Mucha – King of Art Nouveau

poster

One summer at the age of 16, I fell in love with the delicate lines and romanticism of Alphonse Mucha’s works. It was the summer I volunteered at the National Palace Museum and this was their temporary exhibition.

Imagine my contentment when I saw the first few posters for the Mucha expo at Musée du Luxembourg popping up all over Paris! Imagine my excitement when I was offered the tickets!

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Alphonse Mucha was a Czech painter and lived in Paris during the Art Nouveau era. He rose to fame with his first ever poster of Sarah Bernhardt (a famous Parisian actress/comedian) and later became known as “the greatest decorative artist in the world”. From posters, he extended his talents to designing covers of menus, biscuit boxes, even jewellery and the interior of a jewellery shop!

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In 1894, Mucha would meet the Swedish author August Swindberg who was deeply interested in the occult and mysticism. This led Mucha to join the Freemasons which advocated “the improvement of humanity”. He would then give up his signature style, the Mucha style, to create art driven by a social and philosophical vision of unity.

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Sadly, the Mucha style is my personal favourite. I much prefer the gaiety of the colours and figures in his posters to the sombre depictions of suffering shown in his later works. It is also the Mucha style that drove him to fame and fortune. All the same, I do admire the man for believing in something more than the superficiality of mankind.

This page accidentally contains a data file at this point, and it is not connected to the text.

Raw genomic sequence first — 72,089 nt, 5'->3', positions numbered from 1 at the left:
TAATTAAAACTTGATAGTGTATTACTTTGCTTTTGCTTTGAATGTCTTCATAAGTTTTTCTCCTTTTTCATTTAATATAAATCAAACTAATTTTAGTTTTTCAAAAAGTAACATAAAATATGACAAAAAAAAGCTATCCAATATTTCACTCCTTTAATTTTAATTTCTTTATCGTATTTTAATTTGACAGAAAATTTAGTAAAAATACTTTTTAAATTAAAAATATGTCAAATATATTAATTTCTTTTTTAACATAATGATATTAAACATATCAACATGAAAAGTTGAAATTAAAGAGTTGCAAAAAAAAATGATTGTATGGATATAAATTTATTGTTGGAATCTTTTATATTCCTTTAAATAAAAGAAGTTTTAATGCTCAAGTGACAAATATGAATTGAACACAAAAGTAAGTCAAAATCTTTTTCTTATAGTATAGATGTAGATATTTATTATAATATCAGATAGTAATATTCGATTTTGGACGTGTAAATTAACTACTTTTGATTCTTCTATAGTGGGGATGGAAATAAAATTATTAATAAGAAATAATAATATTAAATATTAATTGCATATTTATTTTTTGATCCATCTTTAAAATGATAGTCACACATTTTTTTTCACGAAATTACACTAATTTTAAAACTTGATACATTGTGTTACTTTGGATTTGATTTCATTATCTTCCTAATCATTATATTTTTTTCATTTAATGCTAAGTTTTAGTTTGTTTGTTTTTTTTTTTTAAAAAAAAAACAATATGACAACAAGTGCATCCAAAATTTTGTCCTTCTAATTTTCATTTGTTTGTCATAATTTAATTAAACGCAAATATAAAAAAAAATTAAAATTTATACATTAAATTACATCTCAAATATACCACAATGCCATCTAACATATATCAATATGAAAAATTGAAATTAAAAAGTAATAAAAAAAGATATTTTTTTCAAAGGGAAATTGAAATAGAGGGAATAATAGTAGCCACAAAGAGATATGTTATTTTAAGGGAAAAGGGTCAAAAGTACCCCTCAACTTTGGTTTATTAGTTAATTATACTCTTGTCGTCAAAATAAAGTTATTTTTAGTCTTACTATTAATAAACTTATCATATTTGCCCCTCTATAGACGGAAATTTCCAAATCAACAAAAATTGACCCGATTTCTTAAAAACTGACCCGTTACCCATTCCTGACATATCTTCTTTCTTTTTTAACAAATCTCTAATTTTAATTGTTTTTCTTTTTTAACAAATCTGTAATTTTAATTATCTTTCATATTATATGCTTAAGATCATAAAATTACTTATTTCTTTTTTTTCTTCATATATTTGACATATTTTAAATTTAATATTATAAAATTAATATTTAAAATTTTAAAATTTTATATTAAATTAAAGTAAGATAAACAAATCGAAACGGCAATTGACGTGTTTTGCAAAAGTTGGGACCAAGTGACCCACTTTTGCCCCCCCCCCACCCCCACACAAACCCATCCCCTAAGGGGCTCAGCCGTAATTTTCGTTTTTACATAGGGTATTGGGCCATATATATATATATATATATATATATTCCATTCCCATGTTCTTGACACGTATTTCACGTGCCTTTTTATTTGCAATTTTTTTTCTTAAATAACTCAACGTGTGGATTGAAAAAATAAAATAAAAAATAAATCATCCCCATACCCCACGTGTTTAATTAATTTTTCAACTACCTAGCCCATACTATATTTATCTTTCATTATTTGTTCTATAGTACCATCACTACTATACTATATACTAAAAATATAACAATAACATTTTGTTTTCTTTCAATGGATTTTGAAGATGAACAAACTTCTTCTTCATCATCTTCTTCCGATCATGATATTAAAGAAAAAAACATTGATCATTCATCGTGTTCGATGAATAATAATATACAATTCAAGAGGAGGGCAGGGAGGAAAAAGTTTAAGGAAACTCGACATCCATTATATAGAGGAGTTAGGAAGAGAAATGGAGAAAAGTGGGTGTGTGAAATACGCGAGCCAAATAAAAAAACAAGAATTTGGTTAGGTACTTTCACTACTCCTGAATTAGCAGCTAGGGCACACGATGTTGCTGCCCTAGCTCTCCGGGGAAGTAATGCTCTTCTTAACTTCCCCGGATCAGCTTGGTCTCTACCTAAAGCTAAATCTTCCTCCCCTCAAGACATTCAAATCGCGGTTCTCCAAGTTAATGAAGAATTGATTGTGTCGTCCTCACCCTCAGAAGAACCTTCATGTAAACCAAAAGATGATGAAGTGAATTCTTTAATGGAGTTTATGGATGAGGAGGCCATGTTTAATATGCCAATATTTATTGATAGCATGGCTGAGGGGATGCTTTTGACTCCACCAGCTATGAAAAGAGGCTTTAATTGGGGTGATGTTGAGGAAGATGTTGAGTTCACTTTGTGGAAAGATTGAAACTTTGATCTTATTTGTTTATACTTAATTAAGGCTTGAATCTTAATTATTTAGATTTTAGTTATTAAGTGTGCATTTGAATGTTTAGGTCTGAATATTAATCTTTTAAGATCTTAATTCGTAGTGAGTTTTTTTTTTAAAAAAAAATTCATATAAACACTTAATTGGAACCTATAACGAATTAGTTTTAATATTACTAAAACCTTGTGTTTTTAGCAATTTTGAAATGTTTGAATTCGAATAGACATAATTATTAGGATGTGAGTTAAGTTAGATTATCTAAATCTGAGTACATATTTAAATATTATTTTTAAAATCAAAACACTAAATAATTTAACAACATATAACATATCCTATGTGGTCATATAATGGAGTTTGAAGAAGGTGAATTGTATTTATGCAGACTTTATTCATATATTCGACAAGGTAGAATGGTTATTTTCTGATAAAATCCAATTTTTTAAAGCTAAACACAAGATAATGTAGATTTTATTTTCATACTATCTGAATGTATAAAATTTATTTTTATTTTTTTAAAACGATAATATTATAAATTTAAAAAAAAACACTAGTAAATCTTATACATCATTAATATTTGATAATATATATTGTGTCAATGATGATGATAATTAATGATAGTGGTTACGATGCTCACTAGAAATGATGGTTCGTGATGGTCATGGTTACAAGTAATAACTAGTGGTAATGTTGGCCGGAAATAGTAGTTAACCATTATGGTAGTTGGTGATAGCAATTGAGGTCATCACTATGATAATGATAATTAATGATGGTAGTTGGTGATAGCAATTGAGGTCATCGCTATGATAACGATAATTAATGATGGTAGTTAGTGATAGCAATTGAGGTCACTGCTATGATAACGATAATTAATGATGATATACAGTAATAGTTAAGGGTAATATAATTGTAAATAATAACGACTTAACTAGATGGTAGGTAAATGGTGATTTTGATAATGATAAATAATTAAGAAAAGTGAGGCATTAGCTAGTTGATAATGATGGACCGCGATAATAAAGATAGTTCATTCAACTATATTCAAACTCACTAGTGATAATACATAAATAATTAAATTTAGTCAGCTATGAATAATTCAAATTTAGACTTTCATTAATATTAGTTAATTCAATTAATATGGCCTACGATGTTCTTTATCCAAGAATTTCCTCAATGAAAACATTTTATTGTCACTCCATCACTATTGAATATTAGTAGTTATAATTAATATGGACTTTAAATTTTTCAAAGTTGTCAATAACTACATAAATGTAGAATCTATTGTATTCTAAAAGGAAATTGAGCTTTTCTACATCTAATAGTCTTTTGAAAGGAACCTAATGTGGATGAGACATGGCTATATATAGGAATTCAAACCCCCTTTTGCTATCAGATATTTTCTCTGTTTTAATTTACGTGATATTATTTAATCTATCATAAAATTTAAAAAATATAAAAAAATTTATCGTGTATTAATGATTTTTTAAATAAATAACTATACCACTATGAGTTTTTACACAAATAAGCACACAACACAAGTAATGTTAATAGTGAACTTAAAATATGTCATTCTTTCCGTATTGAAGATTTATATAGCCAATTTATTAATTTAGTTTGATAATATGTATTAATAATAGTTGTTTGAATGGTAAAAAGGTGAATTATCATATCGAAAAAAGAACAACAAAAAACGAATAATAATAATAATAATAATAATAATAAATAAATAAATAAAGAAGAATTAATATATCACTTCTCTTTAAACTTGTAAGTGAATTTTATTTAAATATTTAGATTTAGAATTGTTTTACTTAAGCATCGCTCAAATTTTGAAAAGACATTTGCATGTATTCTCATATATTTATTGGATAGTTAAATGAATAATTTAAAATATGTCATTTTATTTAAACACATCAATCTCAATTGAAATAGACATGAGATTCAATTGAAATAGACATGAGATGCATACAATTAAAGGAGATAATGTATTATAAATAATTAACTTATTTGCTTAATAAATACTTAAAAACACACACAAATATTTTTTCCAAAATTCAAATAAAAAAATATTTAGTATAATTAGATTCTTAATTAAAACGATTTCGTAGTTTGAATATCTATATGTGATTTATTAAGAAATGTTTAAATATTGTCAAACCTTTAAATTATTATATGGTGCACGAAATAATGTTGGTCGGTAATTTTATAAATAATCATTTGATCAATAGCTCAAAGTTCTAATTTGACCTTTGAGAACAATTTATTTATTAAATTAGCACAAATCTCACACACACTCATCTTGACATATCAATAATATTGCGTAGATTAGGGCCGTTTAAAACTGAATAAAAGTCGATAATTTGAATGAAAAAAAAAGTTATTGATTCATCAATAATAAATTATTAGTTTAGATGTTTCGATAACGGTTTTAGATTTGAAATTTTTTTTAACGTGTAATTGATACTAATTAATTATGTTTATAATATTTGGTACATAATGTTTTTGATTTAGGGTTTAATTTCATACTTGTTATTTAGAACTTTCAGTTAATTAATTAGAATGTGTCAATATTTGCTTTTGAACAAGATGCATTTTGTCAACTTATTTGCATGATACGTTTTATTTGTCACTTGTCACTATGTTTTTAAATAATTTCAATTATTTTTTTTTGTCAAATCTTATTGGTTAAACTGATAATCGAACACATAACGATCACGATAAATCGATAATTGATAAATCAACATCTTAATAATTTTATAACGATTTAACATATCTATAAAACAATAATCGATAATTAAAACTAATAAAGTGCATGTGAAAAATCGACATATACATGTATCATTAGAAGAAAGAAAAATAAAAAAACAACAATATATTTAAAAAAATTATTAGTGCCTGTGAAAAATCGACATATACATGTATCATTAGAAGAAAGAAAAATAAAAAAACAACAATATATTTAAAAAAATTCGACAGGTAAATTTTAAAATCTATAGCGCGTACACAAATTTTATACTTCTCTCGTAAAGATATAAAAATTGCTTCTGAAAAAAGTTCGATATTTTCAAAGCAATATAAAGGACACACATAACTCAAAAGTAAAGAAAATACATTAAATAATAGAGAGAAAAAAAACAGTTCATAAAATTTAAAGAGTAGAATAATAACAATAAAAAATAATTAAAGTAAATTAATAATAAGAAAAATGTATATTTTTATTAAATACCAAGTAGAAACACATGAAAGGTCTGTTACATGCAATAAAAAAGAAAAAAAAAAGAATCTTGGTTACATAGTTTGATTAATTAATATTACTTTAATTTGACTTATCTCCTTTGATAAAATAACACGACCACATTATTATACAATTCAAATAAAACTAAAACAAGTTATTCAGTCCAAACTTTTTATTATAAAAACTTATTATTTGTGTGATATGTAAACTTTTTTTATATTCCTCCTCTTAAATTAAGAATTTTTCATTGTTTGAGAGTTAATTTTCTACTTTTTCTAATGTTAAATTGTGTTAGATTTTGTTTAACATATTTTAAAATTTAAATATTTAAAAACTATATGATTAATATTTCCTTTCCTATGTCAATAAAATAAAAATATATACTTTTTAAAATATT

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Unfortunately, as a well-known figure and a Freemason, Mucha was one of the first to be arrested by the Gestapo during World War II and died 10 days after his 79th birthday…

Regardless, the beauty and grace of Mucha’s art lives on and is much appreciated by fans such as myself.

angelina
Angelina Café next to Musée du Luxembourg
melted cake
Cake designed for the Mucha expo – sadly, it didn’t last under the heat!

For more information on the exhibition at Musée du Luxembourg, feel free to visit their website. However, I have included some useful information below.

Dates: 12 September 2018 – 27 January 2019

Opening times: Everyday from 10:30 – 19:00 (until 22:00 every Friday)
The museum will also be open for extra night shifts every Monday from the 12th of November until the 17th of December.
The museum will be open ’til 18:00 on the 24th and 31st of December and will be closed on Christmas (25th December).

Tickets: 13 euros full price

 

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